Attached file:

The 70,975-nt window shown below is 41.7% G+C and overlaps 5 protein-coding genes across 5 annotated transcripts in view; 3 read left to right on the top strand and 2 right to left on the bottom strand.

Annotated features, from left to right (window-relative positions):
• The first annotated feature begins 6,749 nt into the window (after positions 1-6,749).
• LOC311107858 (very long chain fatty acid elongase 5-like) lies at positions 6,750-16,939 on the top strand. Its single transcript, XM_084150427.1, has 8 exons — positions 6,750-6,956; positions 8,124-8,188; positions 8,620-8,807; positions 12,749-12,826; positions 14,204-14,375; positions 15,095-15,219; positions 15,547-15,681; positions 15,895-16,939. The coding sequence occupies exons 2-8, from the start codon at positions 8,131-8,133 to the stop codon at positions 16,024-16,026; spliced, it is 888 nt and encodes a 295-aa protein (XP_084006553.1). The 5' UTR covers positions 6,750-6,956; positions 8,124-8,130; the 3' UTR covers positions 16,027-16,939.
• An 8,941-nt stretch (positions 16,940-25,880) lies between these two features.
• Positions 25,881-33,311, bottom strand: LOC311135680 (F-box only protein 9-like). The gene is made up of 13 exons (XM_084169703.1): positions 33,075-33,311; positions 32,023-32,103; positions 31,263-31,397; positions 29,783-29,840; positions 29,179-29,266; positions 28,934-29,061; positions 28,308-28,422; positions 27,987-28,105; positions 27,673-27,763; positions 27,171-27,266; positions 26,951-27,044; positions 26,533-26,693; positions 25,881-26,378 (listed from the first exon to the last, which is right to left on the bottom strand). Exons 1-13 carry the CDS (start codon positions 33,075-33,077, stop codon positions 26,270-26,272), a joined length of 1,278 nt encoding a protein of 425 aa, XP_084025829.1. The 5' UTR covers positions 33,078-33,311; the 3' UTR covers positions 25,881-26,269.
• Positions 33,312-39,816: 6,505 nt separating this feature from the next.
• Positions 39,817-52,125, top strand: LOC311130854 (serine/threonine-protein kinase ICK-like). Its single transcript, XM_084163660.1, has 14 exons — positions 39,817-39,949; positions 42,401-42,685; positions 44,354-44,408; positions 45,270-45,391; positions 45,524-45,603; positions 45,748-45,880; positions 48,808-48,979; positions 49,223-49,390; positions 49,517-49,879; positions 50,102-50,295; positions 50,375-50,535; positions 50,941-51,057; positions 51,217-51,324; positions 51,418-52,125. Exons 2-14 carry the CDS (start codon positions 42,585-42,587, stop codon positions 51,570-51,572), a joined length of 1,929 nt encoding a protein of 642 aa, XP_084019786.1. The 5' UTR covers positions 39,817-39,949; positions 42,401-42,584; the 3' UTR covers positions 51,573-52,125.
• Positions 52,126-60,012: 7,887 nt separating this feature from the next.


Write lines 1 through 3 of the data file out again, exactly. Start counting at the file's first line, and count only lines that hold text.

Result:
The 70,975-nt window shown below is 41.7% G+C and overlaps 5 protein-coding genes across 5 annotated transcripts in view; 3 read left to right on the top strand and 2 right to left on the bottom strand.

Annotated features, from left to right (window-relative positions):
• The first annotated feature begins 6,749 nt into the window (after positions 1-6,749).